FACTS AND FIGURES
20 February 2012 | In the South Atlantic
Today finds Shearwater and me about 800 miles from Capetown and about 900 miles to go to the rather famous island of St Helena - Napoleon's island. The morning broke with what looked to be a day of rain, darkish clouds in all directions. Thankfully however, the sun prevailed, the clouds dissipated and we have been instead treated to a perfect, bright, hot day. Around noon we seemed to be heading into a becalmed state with the autopilots almost losing control of the boat due to the 1/2 knot speed. But, that too has passed and now we are screaming along at 4 knots!
How I always welcome the sun for it brings many good tidings to the boat. First of all it activates my 8 solar panels, recharging the batteries that are usually somewhat drained after a night of hard work keeping, amongst other things, the autopilot and fridge going - both very hungry entities. Next, the boat, living on a bed of water with consequent high humidity, feeds most generously the creatures of mold - the sun heads them off. And finally and most importantly, it keeps my spirits in a more optimistic state for there are many aspects to this endeavor that can lead to a dispirited state... grey, rain and cold are just some of them...the sun battles them mightily.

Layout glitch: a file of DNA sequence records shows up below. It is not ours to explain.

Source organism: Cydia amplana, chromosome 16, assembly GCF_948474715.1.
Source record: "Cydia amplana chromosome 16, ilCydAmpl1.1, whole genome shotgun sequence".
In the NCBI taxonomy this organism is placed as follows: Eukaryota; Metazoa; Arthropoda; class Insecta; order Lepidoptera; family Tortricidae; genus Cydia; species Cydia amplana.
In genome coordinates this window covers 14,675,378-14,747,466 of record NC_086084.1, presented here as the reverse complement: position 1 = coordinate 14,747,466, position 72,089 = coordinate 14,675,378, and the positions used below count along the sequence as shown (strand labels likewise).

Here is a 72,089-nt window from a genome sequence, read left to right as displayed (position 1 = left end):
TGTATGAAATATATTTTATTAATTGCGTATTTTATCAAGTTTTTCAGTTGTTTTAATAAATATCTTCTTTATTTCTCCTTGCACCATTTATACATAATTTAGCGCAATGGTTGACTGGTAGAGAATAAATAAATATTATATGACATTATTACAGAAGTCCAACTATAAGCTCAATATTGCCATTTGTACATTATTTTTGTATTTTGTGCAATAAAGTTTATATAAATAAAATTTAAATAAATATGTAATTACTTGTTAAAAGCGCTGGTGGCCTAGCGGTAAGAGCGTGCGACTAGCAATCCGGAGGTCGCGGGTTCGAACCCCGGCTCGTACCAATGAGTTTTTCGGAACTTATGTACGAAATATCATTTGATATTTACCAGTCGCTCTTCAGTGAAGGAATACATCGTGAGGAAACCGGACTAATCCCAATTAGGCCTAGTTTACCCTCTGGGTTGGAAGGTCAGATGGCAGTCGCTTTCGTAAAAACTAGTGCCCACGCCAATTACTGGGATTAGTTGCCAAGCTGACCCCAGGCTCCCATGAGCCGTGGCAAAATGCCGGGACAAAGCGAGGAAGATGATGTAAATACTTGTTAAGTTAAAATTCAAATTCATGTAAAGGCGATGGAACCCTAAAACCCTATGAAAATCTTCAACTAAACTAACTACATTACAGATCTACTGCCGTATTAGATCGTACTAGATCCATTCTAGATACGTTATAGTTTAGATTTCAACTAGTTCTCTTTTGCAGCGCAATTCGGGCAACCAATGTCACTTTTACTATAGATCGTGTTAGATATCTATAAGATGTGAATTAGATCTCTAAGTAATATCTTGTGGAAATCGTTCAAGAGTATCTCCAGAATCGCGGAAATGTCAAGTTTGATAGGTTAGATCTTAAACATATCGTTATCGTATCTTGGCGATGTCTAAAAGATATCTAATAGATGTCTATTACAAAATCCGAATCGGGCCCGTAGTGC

As we glide along the surface of this South Atlantic Ocean, it always boggles my mind imagining the depths of these great oceans. At the present moment when I look at the chart, there is more than 15000 feet beneath my keels. And that brings me to underwater mountains, for barely a few miles to my left, a sea mountain peak soars upward and nearly breaks the surface stopping short at only 60 feet!...this particular sea mount is called the Valdiva Bank - to be avoided in stormy weather.
So, a few facts and figures for the day as we proceed on course at 333 magnetic, 975 days after leaving Florida.